Family may be forced to move country because their six-year-old is 'allergic to the cold'
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A family may be forced to move country because their six-year-old daughter’s rare condition means she is allergic to the cold, thanks to a rare condition.
Kelsey Quant has chronic cold urticaria, a rare skin condition that occurs after exposure to the cold.
She cannot be outside for more than a few minutes without breaking out in painful hives, while her throat dangerously starts to swell.
Mum Kimberley, 33, says the allergy is so severe that Kelsey has to be completely wrapped up and run to the car, or her exposed skin soon becomes covered in blisters.
She and husband Freddie, 32, are now considering moving to the Mediterranean out of fear the cold could send their daughter into potentially deadly anaphylactic shock.
They are also spending a 'horrendous' £18 on energy bills each day in a bid to keep the youngster warm enough, and even keep her home from school during the winter.
Kimberley, from Exeter, Devon, said: "She could die. With the current statistic, only two percent of people with the condition get anaphylaxis but due to her getting throat swelling, the specialist thinks she'll be one of the unlucky ones.
"At this time of year, there's nothing I can do. It's way too cold for her to go out. We keep her home from school because it's too cold for her to go in and it's too much for the school without disrupting other pupils.”
And while sisters Ella, 15, Leah, 13, and Freya, eight, have been out playing in the snow, Kelsey has had to stay indoors.
Kimberley, a nurse, continued: "We've considered moving out of the UK. Every year we take a holiday abroad for a week and we don't need to give her any medication and she doesn't react. I'd love to move to Cyprus.
"The other part we're thinking about is the health care. She might not get over there what she gets over here.
"It's the best of both evils because if we do move abroad, she might not get the healthcare she needs but if we don't, she'll definitely have reactions. When it's got to the stage she's needed an epi pen we don't know whether to take the risk.
"I absolutely dread this time of year. My energy bills are horrendous. I have to keep the heating on 26 degrees 24/7. My electric bill in one day is £18. It's horrendous.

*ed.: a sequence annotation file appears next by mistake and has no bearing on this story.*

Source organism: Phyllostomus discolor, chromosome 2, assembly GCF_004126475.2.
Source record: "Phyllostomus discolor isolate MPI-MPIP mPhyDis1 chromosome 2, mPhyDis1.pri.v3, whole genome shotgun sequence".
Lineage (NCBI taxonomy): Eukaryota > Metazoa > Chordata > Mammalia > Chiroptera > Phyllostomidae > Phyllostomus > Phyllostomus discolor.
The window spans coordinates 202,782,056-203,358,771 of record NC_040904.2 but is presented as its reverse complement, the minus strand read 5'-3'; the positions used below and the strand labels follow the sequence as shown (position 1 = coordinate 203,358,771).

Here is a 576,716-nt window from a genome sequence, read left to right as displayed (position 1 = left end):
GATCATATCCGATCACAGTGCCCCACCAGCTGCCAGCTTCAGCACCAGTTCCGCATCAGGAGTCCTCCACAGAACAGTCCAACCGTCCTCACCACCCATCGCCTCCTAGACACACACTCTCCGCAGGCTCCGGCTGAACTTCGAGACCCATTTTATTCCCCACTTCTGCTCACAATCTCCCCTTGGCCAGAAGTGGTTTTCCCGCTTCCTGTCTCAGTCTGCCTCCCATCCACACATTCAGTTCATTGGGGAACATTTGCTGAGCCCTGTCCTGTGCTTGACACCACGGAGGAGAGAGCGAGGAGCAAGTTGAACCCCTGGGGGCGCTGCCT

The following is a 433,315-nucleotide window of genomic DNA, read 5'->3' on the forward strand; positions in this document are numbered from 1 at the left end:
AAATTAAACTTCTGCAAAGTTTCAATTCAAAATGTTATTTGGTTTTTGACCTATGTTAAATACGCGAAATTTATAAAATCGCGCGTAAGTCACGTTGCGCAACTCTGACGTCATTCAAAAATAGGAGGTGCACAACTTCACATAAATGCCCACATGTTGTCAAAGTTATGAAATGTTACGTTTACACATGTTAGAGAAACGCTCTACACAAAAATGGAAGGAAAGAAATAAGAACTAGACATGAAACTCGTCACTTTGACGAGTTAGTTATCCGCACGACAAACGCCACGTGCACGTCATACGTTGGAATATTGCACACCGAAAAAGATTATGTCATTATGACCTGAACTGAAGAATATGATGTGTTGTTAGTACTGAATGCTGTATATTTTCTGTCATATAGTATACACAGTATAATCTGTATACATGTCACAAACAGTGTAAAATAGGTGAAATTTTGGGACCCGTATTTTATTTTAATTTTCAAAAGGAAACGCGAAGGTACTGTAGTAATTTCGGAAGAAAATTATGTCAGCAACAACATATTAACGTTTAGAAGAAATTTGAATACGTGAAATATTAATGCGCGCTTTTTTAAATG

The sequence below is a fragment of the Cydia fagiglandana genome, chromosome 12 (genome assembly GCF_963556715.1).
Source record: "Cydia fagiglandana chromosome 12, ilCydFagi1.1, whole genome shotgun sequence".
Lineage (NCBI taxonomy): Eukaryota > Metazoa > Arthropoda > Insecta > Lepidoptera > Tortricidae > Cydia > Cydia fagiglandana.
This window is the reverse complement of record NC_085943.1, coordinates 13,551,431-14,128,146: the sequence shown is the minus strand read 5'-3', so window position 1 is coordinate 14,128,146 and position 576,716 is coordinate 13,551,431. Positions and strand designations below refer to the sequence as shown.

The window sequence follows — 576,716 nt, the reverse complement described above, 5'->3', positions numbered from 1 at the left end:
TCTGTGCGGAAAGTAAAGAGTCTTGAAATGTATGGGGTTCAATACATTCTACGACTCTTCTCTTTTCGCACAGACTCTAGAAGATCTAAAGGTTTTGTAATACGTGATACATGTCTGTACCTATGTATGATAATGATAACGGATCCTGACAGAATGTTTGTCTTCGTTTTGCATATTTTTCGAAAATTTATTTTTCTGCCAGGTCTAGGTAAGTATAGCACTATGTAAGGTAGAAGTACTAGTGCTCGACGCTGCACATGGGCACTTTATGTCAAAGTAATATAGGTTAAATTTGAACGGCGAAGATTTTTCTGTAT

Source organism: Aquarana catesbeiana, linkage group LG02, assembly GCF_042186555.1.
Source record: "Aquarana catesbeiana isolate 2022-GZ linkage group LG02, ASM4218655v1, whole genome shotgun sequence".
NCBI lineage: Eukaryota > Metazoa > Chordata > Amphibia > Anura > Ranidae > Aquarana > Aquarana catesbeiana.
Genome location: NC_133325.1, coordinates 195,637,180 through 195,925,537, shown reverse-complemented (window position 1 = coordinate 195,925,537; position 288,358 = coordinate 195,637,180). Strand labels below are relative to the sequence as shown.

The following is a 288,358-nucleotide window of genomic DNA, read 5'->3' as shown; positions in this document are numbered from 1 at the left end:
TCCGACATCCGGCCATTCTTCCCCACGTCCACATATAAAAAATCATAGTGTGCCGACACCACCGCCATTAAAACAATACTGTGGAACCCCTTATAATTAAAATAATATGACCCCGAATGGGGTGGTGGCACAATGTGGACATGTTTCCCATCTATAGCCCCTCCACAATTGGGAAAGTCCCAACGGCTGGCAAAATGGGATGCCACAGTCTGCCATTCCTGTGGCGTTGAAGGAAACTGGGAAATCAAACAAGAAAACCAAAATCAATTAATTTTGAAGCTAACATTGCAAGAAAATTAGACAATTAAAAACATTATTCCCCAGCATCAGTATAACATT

"It's something we have to do, we can't let her suffer. It's either that or have a very ill child."
Kelsey started showing signs of an allergic reaction when she was just a day old, and was in and out of hospital 52 times before she'd turned two.
She has an epipen in case she goes into anaphylactic shock, and also takes anti histamines and medication to open her airways.
Kimberley said doctors were left baffled by what could be causing the reaction.
It wasn’t until Kelsey was three that they finally got a diagnosis, after a nurse noticed she started to react after popping outside to the hospital play area.
She said: "She gets a systemic rash, blisters and welts all over her body and it affected her chest. Her hives go a scalded red colour, her cheeks go red like they've been slapped then she starts blistering.
"She gets it from head to toe and there's no hiding it. We thought it would get better and it could have been a new-born thing.
"She was reacting to something and we didn't know what. It's been a bit of a nightmare.
"Something that sticks with us to this day is when we tell people she's allergic to the cold, you can tell by their faces that they want to laugh. That's the exact reaction that we had. It sounds stupid."
The family are now sharing Kelsey’s story to raise awareness of the condition, as they say the biggest battle is convincing people that it's real.
Kimberley said: "We went to Cornwall last summer and she looked like she had been scalded on her body because of a reaction.
"People were shouting at me that we should have put sun cream on her. We get abuse all the time from people who just assume that we haven't covered her in suncream.
"People can be so ignorant to it. That's the worst thing about it. I have a blue badge to park close to the school door to get her straight in the warm. I've had sh*t from people for that.
"That's the nature of it not being known about much."